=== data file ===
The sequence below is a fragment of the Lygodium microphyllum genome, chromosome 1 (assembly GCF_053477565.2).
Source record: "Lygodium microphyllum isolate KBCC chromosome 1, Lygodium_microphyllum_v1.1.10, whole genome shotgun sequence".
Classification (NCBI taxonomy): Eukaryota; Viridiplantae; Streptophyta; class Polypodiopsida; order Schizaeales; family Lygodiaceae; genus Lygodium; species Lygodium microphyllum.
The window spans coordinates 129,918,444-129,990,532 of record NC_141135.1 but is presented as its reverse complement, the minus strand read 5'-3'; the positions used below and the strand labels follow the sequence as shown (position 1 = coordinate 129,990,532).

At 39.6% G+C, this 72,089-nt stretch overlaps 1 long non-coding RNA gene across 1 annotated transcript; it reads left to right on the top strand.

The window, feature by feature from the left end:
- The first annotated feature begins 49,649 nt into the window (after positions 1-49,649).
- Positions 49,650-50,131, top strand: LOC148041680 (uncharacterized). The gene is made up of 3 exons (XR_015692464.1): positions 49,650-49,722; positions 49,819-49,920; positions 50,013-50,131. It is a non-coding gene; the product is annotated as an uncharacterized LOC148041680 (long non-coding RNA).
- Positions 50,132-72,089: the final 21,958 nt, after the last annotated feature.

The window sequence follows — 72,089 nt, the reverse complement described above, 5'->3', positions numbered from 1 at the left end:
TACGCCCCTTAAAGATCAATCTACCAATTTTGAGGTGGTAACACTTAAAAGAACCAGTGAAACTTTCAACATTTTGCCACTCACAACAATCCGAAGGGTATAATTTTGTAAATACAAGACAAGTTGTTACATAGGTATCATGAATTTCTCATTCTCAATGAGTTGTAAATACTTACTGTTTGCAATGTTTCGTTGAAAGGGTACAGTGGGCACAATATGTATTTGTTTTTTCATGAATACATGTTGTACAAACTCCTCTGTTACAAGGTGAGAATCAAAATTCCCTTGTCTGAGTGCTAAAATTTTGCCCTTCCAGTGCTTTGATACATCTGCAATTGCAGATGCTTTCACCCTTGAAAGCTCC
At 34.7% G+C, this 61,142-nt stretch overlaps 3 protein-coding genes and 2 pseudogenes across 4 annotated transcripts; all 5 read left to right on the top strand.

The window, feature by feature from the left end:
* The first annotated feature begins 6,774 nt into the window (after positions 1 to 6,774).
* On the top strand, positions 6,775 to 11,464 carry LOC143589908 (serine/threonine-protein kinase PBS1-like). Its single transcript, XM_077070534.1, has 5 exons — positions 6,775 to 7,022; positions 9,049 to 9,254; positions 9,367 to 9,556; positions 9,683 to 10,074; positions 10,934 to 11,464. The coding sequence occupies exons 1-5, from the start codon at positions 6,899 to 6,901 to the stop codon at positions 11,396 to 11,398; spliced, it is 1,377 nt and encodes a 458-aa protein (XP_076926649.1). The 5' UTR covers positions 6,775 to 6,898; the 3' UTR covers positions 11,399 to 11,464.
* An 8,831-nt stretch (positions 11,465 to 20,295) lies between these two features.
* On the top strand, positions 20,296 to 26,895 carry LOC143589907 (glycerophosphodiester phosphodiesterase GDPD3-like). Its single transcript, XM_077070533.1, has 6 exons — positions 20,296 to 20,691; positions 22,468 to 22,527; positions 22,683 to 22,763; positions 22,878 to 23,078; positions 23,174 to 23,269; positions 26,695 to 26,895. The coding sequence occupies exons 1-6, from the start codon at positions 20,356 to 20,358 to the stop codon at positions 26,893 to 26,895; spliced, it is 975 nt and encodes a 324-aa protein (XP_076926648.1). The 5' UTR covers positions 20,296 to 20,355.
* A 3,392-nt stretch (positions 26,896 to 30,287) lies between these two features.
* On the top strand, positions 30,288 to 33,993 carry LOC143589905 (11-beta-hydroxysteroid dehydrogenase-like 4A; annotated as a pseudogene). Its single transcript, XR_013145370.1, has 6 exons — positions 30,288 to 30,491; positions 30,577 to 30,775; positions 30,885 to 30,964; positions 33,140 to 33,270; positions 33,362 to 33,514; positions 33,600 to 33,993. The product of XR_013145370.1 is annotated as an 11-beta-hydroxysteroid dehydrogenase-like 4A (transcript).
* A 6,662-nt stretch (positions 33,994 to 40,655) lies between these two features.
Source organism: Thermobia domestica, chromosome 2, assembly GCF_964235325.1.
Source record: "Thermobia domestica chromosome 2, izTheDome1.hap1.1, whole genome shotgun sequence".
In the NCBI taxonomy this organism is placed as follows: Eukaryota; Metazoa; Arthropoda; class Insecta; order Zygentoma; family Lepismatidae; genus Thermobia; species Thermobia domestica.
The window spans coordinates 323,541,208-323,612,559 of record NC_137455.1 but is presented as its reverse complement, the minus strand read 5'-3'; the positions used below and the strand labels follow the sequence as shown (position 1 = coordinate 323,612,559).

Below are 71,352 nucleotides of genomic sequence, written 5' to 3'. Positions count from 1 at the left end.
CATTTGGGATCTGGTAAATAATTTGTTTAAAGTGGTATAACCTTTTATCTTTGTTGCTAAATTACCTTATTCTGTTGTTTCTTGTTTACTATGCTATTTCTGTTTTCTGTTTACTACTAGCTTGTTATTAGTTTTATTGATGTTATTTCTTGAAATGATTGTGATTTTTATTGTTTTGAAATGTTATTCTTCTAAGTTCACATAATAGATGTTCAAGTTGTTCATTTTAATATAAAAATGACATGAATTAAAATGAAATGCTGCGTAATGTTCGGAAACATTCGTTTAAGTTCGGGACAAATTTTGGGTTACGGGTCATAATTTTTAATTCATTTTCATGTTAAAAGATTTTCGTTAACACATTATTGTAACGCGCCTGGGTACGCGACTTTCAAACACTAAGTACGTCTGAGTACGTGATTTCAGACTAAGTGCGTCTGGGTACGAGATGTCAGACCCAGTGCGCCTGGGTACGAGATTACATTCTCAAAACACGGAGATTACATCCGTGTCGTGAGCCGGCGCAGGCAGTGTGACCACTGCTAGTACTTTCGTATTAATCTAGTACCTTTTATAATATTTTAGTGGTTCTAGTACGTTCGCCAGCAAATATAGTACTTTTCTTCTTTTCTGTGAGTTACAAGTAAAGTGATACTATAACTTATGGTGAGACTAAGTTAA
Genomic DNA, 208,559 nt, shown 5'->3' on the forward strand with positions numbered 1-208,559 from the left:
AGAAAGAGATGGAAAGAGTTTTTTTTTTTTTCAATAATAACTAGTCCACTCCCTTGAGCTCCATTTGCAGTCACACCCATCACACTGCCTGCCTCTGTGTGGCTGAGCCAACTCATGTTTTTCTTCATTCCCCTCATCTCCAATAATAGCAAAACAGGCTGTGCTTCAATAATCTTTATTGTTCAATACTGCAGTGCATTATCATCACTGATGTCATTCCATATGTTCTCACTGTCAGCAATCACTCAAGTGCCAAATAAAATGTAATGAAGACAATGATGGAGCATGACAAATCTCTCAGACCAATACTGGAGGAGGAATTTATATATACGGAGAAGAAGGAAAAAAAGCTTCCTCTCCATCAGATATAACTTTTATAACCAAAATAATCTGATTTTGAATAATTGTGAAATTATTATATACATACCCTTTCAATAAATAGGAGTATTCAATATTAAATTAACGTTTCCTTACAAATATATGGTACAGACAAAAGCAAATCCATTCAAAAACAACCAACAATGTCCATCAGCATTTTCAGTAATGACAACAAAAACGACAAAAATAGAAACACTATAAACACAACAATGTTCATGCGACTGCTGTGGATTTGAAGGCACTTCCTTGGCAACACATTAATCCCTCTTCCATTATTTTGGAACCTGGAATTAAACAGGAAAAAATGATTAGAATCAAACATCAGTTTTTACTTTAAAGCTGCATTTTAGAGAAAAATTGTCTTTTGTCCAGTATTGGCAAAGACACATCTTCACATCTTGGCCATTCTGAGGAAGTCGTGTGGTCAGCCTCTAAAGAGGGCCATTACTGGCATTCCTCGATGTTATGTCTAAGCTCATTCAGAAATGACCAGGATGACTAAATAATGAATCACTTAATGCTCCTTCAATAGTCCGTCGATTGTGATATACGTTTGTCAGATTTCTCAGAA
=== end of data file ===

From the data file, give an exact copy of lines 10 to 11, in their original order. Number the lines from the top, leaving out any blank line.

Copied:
The window sequence follows — 72,089 nt, the reverse complement described above, 5'->3', positions numbered from 1 at the left end:
TACGCCCCTTAAAGATCAATCTACCAATTTTGAGGTGGTAACACTTAAAAGAACCAGTGAAACTTTCAACATTTTGCCACTCACAACAATCCGAAGGGTATAATTTTGTAAATACAAGACAAGTTGTTACATAGGTATCATGAATTTCTCATTCTCAATGAGTTGTAAATACTTACTGTTTGCAATGTTTCGTTGAAAGGGTACAGTGGGCACAATATGTATTTGTTTTTTCATGAATACATGTTGTACAAACTCCTCTGTTACAAGGTGAGAATCAAAATTCCCTTGTCTGAGTGCTAAAATTTTGCCCTTCCAGTGCTTTGATACATCTGCAATTGCAGATGCTTTCACCCTTGAAAGCTCC